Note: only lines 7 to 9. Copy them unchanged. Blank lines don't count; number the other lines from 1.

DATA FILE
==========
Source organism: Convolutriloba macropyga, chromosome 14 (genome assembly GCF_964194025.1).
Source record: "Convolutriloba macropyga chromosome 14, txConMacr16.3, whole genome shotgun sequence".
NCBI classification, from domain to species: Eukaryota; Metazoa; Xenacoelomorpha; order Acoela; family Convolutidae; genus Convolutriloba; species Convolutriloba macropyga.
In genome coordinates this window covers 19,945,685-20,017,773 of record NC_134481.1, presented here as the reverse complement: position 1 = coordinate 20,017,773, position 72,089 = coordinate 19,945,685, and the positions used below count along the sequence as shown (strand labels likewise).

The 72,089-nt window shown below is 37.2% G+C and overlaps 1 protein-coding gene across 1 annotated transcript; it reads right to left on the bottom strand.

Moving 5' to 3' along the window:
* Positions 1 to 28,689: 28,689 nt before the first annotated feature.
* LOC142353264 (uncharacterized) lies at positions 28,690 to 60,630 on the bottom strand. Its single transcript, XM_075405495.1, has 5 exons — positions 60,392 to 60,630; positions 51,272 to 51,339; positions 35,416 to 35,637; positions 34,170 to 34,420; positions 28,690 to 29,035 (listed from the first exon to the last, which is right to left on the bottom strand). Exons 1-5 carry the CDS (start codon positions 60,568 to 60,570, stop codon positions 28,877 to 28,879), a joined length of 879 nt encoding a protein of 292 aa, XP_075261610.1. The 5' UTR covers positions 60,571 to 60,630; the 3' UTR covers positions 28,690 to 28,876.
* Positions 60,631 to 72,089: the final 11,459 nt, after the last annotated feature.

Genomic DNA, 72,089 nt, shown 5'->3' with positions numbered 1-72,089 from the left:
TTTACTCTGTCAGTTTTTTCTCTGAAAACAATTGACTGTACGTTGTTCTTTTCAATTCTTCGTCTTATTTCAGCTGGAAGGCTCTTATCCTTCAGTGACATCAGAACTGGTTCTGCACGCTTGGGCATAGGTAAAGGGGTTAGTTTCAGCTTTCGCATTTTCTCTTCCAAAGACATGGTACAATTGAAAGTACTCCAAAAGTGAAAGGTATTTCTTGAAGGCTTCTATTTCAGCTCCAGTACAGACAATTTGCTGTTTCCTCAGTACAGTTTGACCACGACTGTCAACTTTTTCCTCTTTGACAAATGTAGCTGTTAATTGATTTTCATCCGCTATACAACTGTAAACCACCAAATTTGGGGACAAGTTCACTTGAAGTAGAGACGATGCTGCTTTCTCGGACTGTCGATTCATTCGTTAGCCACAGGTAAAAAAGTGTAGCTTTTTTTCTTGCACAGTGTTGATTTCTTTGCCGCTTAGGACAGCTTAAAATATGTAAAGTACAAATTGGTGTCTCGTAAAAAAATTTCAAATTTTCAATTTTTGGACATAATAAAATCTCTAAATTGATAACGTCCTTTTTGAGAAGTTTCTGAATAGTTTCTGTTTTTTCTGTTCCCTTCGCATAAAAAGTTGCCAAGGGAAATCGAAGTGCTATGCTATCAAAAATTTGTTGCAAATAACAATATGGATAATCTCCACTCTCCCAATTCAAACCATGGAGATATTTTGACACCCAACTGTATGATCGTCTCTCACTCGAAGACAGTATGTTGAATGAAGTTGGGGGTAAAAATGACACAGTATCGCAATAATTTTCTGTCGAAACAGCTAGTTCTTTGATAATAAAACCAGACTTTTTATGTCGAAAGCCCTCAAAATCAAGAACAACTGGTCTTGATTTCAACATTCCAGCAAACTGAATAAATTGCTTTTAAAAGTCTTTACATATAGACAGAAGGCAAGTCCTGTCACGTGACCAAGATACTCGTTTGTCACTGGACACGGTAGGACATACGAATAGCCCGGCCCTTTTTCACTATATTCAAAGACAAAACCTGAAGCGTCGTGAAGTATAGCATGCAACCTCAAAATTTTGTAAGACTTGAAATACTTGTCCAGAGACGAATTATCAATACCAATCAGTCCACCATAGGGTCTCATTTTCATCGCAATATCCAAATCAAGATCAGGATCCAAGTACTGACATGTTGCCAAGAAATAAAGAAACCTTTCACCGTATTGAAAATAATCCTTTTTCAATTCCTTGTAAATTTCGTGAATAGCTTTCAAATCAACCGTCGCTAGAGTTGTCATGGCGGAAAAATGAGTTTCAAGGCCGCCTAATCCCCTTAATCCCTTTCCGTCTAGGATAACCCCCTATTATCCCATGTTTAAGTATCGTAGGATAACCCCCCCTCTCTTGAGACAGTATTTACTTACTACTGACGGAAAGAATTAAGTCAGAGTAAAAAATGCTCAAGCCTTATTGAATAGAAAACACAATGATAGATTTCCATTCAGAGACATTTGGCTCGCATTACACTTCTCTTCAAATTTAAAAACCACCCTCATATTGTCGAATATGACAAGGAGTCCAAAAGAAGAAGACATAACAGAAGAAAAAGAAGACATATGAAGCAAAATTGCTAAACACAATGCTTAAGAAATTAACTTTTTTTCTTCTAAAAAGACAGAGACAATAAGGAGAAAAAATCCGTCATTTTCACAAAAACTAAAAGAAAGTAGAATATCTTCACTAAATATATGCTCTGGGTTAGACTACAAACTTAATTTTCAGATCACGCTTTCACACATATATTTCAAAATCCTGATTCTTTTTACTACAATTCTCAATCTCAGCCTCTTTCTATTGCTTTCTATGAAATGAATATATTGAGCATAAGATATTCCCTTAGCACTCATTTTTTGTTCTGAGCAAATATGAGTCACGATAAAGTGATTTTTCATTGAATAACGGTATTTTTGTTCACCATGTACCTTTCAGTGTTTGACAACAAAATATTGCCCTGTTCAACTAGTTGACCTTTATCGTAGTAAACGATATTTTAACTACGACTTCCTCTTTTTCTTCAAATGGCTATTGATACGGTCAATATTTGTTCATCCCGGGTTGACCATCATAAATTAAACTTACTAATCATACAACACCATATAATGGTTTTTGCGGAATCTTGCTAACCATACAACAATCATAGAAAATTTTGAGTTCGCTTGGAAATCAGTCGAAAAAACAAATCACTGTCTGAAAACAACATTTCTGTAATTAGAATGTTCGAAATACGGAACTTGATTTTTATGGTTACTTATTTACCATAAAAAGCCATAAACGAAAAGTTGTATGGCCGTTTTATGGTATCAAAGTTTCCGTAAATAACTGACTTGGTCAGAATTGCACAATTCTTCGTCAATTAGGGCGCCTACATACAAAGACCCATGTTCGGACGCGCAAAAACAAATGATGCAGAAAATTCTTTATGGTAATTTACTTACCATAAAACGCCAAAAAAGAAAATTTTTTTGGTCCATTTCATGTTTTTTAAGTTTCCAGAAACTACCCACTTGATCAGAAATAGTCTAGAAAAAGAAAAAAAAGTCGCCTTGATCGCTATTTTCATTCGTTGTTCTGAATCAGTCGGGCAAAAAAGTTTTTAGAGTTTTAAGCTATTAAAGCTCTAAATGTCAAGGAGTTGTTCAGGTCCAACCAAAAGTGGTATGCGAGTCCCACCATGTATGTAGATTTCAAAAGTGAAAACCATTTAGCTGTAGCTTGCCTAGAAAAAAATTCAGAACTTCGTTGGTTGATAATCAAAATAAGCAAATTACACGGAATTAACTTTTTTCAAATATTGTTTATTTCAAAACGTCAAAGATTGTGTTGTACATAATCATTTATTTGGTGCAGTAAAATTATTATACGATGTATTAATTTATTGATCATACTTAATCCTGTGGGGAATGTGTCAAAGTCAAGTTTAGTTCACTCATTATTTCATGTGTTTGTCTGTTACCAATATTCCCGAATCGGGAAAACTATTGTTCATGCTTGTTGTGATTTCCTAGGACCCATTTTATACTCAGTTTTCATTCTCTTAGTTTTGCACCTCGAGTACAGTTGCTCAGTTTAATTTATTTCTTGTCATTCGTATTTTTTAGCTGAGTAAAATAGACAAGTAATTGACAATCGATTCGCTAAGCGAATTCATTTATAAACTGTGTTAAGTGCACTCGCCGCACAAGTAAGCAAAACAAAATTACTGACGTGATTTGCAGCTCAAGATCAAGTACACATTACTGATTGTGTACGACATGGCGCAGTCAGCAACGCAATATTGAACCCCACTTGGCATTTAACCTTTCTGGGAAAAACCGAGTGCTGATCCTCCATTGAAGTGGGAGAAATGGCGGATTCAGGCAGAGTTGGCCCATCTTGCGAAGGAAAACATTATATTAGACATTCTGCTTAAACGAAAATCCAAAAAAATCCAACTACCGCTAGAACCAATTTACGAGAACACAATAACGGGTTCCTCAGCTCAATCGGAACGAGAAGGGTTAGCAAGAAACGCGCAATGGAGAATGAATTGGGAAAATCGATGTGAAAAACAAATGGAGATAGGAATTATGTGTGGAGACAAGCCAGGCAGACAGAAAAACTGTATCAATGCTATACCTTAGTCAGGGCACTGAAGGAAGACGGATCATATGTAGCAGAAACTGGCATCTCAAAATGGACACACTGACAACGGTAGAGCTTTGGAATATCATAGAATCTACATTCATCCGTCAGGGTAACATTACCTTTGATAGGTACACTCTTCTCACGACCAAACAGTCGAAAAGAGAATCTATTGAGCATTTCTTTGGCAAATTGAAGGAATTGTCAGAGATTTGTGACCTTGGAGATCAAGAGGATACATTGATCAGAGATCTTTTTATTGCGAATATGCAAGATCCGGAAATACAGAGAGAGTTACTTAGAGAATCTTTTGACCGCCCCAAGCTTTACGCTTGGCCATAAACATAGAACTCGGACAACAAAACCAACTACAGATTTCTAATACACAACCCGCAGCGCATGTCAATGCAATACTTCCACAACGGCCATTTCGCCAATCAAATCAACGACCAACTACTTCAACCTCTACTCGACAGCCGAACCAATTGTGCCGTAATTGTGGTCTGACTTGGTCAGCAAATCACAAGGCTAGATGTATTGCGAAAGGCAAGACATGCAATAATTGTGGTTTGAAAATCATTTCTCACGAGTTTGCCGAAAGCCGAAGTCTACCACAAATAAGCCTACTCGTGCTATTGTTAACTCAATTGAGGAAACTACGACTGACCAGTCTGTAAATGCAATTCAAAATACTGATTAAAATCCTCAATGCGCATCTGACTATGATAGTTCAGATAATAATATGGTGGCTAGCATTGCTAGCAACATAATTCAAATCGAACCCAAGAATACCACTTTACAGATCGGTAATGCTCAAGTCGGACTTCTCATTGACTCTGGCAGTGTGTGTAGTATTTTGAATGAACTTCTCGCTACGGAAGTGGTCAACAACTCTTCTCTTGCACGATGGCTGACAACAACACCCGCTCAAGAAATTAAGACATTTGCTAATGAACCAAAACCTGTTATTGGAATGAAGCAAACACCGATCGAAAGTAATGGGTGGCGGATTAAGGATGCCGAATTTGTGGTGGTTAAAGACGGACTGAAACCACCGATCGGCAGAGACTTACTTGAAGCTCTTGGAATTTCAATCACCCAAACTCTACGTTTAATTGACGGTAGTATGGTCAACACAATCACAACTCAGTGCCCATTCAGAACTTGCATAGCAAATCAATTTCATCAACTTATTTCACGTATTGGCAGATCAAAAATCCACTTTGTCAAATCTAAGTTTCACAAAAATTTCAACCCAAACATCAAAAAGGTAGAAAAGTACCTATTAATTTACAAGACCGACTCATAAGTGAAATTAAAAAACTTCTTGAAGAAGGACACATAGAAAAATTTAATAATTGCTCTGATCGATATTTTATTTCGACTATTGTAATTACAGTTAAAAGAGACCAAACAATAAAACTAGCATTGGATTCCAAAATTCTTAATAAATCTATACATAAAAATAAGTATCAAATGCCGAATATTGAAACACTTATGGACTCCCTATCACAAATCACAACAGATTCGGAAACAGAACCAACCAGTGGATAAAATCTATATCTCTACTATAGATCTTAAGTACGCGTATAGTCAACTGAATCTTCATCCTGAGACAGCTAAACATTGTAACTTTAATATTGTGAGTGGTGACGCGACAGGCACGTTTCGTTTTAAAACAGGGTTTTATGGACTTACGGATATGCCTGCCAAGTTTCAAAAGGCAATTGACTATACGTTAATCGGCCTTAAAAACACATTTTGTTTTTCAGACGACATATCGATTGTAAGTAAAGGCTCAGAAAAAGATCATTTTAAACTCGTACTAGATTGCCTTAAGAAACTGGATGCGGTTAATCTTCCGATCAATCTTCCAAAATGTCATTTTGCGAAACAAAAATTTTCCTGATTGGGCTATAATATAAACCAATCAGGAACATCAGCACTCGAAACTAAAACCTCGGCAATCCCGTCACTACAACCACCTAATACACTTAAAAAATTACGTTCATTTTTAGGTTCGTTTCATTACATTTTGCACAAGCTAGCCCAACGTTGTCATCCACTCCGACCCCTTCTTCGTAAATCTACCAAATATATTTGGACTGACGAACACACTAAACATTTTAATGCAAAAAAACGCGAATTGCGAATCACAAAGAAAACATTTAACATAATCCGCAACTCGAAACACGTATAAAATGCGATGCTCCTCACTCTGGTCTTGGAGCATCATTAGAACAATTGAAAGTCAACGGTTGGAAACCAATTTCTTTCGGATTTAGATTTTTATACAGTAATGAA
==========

* Positions 1 to 28,689: 28,689 nt before the first annotated feature.
* LOC142353264 (uncharacterized) lies at positions 28,690 to 60,630 on the bottom strand. Its single transcript, XM_075405495.1, has 5 exons — positions 60,392 to 60,630; positions 51,272 to 51,339; positions 35,416 to 35,637; positions 34,170 to 34,420; positions 28,690 to 29,035 (listed from the first exon to the last, which is right to left on the bottom strand). Exons 1-5 carry the CDS (start codon positions 60,568 to 60,570, stop codon positions 28,877 to 28,879), a joined length of 879 nt encoding a protein of 292 aa, XP_075261610.1. The 5' UTR covers positions 60,571 to 60,630; the 3' UTR covers positions 28,690 to 28,876.
* Positions 60,631 to 72,089: the final 11,459 nt, after the last annotated feature.